It took months before I could really do full pull-ups for the WODs, and now I can rock them. It took about 1 1/2 years before I did every WOD fully as prescribed!

It requires patience and being happy that you are getting stronger and faster. Take your time, and you will experience progress without injury. That is what you want!

Just make it part of your lifestyle. It is what you do every day, every week. It isn’t a race to some imaginary finish line.

Useful resources

Be prepared

Everyone is the new person at some point. No one expects you to be an immediate pro. But, there are some things you can do to prepare for your first week at a CrossFit box and avoid making obvious mistakes.

Familiarize yourself with the lingo (e.g., names of lifts and exercises, weightlifting terms, CrossFit references) to know what people are talking about once you are there. Read up and watch videos on the techniques for the exercises and lifts.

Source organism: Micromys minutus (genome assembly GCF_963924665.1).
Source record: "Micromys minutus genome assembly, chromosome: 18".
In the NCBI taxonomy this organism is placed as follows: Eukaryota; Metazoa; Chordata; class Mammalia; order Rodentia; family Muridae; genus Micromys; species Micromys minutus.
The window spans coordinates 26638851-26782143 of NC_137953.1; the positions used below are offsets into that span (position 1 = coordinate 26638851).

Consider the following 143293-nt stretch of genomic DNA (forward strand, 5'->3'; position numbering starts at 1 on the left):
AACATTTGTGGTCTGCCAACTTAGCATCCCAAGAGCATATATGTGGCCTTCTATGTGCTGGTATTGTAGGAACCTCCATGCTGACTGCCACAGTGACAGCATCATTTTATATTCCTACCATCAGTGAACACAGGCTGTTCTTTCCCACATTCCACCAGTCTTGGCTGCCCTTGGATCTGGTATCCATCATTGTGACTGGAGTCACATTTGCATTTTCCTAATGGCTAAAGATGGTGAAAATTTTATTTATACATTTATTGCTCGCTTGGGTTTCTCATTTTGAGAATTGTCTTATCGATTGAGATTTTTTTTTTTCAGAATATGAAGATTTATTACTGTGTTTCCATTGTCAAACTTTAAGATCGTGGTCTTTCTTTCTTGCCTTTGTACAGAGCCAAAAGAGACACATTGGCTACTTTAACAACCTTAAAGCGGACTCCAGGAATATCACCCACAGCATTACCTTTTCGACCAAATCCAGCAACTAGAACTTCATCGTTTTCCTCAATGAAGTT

Since CrossFit mixes activities like running, jumping, climbing, lifting, etc., you may want to have two different types of shoes ready: One for lifting and one for the WOD if you will be running, jumping, etc.

I wear Olympic shoes for lifting, but any flat shoe that doesn’t have a lot of cushioning will work (e.g., Chuck Taylors, barefoot shoes, CrossFit training shoes, etc.). I always have a pair of shoes that I lift in and another pair that I feel comfortable running in. 

Bring a water bottle and a towel!

Some rules of etiquette

  • Show up 5-10 mins early. This gives you time to warm up a bit, get settled in, etc. You never want to be late.
  • Always stop what you are doing, stop talking, and listen when the trainer is talking.
  • Leave your ego at the door and scale appropriately. Train hard, but don’t get injured by lifting more than you should for any given workout.
  • Be safe. Your trainer will talk with you about safety during different types of lifts. Listen, learn, and do.
  • Stay clear of others when they are lifting. You never know when someone might need to bail (i.e., unexpectedly drop the fully-loaded barbell). Don’t ever walk close behind or in front of someone who is lifting. Ever.